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To TbyE, or not to TbyE: that is the question…

Posted March 18, 2024 at 12:53 PM

Should spouses hold limited liability company membership interests as tenants by the entirety?

We recently advised a married couple on the formation of a limited liability company, which they wanted to own 50/50 by each spouse.  This begged the question, should they instead (or are they presumed to) own 100% of the limited liability company as tenants by the entirety?  Let’s see:

What is TbyE ownership?
First, a quick refresher on the form of property ownership known as tenants (or tenancy) by the entirety (or entireties) (TbyE).

TbyE is a form of property ownership that is available only to married couples.  In short, under a tenancy by the entirety, each spouse owns an undivided interest in the entire property, and there is a right of survivorship in favor of each spouse upon the death of the other spouse.

While most people think of a tenancy by the entirety in the context of real property, under Maryland law personal property, such as membership interests in an LLC, can also be held this way. 

There are strict requirements (or unities) that must be satisfied to create a TbyE:

  1. Title – both spouses must take title to the property;
  2. Time – title to the property must be received by the spouses at the same time;
  3. Interest – each spouse must have an equal interest in the whole property;
  4. Control – each spouse must have the right to use the entire property; and
  5. Marriage – again, the joint owners must be married.

If the foregoing requirements are satisfied, Maryland law provides for a presumption that property held by spouses is held TbyE, unless the vesting instrument (e.g., deed) indicates otherwise.

Key Attributes of TbyE Ownership in the Context of LLC Membership Interests
TbyE ownership generally affords a high level of creditor protection.  Under a tenancy by the entirety, the creditor of only one spouse cannot attach the TbyE property to satisfy a debt owed by that spouse except in limited circumstances (e.g., fraudulent conveyance).  Both spouses must be indebted to the creditor for the TbyE property to be in jeopardy of attachment.  Section 4A-607 of the Maryland Limited Liability Company Act allows a court to place a charging order on the economic interest of an LLC member to satisfy a debt.  Once the charging order is entered, the LLC is required to pay over to the creditor any distributions that would have otherwise been made to the debtor member.  This remedy is not available in connection with membership interests held TbyE.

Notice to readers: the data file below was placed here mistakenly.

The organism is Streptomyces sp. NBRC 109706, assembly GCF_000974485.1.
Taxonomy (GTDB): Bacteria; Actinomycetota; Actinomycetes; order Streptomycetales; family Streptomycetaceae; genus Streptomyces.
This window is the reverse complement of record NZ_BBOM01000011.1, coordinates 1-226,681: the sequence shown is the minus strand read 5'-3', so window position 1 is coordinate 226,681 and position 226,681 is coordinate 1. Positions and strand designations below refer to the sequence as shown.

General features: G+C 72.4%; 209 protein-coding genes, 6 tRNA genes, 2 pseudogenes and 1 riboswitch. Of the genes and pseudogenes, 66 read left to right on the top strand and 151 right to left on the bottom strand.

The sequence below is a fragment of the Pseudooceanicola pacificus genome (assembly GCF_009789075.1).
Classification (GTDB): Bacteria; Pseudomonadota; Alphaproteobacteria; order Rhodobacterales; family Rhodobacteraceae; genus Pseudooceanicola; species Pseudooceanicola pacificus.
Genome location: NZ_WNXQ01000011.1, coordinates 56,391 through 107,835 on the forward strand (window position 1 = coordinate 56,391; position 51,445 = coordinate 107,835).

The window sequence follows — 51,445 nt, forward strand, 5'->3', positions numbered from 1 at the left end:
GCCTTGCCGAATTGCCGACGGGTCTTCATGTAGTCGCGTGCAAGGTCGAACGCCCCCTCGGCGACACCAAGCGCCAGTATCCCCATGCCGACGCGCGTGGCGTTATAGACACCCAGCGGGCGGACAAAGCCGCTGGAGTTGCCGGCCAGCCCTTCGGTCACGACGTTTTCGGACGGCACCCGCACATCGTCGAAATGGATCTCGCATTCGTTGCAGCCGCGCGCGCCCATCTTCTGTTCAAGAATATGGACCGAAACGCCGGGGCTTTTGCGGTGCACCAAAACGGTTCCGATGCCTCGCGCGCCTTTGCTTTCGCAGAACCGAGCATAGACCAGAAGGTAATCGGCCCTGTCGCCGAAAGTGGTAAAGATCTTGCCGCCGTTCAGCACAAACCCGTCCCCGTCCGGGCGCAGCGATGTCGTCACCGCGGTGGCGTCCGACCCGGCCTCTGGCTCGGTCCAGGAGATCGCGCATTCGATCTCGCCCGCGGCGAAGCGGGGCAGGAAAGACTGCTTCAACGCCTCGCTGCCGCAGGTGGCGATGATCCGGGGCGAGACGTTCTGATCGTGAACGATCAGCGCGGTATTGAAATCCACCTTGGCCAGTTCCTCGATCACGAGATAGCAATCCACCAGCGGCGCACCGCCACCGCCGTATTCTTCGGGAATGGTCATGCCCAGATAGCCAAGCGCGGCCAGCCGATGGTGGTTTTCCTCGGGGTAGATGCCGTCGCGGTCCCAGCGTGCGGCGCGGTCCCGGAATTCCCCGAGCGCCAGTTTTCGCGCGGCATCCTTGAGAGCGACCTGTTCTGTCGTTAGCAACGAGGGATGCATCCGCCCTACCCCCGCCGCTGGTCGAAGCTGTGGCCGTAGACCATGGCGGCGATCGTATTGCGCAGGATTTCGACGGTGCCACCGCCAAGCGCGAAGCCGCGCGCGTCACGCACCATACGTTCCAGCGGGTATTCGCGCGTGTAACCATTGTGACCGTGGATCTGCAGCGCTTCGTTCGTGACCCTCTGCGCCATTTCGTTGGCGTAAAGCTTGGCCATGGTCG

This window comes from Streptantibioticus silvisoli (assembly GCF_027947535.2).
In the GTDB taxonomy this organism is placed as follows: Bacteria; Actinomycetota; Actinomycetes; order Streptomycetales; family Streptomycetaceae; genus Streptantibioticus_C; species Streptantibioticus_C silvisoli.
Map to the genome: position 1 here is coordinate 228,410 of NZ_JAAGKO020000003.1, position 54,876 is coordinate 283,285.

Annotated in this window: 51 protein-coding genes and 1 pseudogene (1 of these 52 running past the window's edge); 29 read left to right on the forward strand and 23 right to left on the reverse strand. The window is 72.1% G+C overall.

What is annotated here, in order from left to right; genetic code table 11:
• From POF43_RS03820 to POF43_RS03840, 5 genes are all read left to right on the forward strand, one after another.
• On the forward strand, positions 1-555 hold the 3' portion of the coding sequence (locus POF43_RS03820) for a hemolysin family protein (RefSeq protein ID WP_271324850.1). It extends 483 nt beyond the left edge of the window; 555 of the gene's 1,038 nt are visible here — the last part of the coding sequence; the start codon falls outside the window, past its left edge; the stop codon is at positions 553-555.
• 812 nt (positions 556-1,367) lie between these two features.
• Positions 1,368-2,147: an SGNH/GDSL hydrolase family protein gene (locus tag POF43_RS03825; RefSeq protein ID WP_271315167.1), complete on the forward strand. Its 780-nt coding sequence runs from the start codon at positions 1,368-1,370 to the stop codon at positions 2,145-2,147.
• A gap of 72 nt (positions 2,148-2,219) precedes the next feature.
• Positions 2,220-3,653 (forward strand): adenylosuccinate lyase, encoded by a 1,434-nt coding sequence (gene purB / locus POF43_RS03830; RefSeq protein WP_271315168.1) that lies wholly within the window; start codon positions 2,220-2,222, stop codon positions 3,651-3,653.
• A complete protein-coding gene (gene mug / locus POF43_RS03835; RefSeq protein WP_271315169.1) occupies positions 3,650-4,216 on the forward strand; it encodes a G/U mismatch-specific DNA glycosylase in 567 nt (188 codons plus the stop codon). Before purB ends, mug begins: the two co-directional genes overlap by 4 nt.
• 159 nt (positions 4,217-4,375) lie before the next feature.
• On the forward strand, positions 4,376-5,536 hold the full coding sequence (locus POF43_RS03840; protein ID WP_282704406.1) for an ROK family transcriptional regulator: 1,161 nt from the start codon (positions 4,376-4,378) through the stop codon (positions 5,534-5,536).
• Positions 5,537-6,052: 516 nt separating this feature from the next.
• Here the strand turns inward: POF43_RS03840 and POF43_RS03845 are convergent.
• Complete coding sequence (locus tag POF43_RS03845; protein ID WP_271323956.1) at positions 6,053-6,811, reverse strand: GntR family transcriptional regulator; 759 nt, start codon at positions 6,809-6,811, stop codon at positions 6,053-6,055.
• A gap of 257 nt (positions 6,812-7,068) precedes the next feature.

An LLC may still be able to be treated as a disregarded entity even if owned TbyE.  Generally speaking, a limited liability company owned by two or more persons is either classified as a partnership or a corporation for tax purposes.  The disregarded entity classification is typically reserved for a single member limited liability company.  While TbyE ownership, on its face, necessarily involves two people, it is generally recognized that, since the spouses are deemed to be a single owner for state law purposes, they can preserve disregarded entity treatment for tax purposes, which results in simpler tax filings (i.e., reporting on the individual return of the owners as opposed to a separate entity level filing).

It is important to note that TbyE ownership does not require 100% of the LLC’s membership interests to be owned by the spouses.  In fact, spouses can own a partnership interest, shares of stock, etc., as tenants by the entirety, even if the equity interest only accounts for a portion of the ownership interests of the subject entity.

Entity formation and organization planning should always be handled on a case-by-case basis, and this is no less true when addressing the question of TbyE ownership.  That said, the benefits afforded spouses through TbyE ownership should certainly be a consideration in the context of LLC membership interests and property owned by souses.  And, if TbyE ownership is not appropriate, spouses should take steps to rebut the presumption of TbyE ownership under Maryland law.

How MM&C Business Attorneys Can Help
Please contact Miller, Miller & Canby should you have any question dealing with TbyE ownership. Kevin D’Anna is a Principal at Miller, Miller & Canby and a member of the firm’s Business & Tax and Real Estate (finance) practice groups. Kevin regularly advises local and regional businesses of varying size and industry as a trusted outside counsel, providing legal advice on business formation, mergers, acquisitions or disposition, and complex business transactions. He may be reached at